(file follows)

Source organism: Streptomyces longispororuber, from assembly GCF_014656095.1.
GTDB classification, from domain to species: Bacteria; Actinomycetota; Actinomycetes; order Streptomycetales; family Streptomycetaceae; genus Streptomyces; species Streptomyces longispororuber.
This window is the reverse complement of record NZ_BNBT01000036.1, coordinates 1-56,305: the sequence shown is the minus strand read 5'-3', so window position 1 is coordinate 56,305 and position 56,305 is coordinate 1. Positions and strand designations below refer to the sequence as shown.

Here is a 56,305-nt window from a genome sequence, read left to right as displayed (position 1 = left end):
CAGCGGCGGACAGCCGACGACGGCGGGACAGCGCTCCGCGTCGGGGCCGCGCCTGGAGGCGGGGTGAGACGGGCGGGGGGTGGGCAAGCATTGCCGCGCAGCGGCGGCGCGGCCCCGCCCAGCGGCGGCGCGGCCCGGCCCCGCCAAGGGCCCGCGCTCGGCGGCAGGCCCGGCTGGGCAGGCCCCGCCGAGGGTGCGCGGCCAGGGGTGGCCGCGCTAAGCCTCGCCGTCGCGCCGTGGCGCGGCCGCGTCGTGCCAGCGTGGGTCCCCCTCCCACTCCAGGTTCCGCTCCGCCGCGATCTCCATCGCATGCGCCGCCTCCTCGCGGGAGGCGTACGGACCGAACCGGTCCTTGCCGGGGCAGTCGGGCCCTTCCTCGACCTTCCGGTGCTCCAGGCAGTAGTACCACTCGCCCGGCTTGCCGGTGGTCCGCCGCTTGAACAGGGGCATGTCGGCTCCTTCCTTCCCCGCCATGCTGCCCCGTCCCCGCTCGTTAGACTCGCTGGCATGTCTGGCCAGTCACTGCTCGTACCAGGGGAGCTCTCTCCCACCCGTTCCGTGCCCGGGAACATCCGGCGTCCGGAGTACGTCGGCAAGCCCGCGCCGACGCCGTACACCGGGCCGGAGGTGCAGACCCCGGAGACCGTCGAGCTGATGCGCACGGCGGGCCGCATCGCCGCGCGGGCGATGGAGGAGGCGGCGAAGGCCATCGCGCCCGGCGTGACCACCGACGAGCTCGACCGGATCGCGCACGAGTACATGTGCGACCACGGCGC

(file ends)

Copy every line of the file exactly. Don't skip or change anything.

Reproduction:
Source organism: Streptomyces longispororuber, from assembly GCF_014656095.1.
GTDB classification, from domain to species: Bacteria; Actinomycetota; Actinomycetes; order Streptomycetales; family Streptomycetaceae; genus Streptomyces; species Streptomyces longispororuber.
This window is the reverse complement of record NZ_BNBT01000036.1, coordinates 1-56,305: the sequence shown is the minus strand read 5'-3', so window position 1 is coordinate 56,305 and position 56,305 is coordinate 1. Positions and strand designations below refer to the sequence as shown.

Here is a 56,305-nt window from a genome sequence, read left to right as displayed (position 1 = left end):
CAGCGGCGGACAGCCGACGACGGCGGGACAGCGCTCCGCGTCGGGGCCGCGCCTGGAGGCGGGGTGAGACGGGCGGGGGGTGGGCAAGCATTGCCGCGCAGCGGCGGCGCGGCCCCGCCCAGCGGCGGCGCGGCCCGGCCCCGCCAAGGGCCCGCGCTCGGCGGCAGGCCCGGCTGGGCAGGCCCCGCCGAGGGTGCGCGGCCAGGGGTGGCCGCGCTAAGCCTCGCCGTCGCGCCGTGGCGCGGCCGCGTCGTGCCAGCGTGGGTCCCCCTCCCACTCCAGGTTCCGCTCCGCCGCGATCTCCATCGCATGCGCCGCCTCCTCGCGGGAGGCGTACGGACCGAACCGGTCCTTGCCGGGGCAGTCGGGCCCTTCCTCGACCTTCCGGTGCTCCAGGCAGTAGTACCACTCGCCCGGCTTGCCGGTGGTCCGCCGCTTGAACAGGGGCATGTCGGCTCCTTCCTTCCCCGCCATGCTGCCCCGTCCCCGCTCGTTAGACTCGCTGGCATGTCTGGCCAGTCACTGCTCGTACCAGGGGAGCTCTCTCCCACCCGTTCCGTGCCCGGGAACATCCGGCGTCCGGAGTACGTCGGCAAGCCCGCGCCGACGCCGTACACCGGGCCGGAGGTGCAGACCCCGGAGACCGTCGAGCTGATGCGCACGGCGGGCCGCATCGCCGCGCGGGCGATGGAGGAGGCGGCGAAGGCCATCGCGCCCGGCGTGACCACCGACGAGCTCGACCGGATCGCGCACGAGTACATGTGCGACCACGGCGC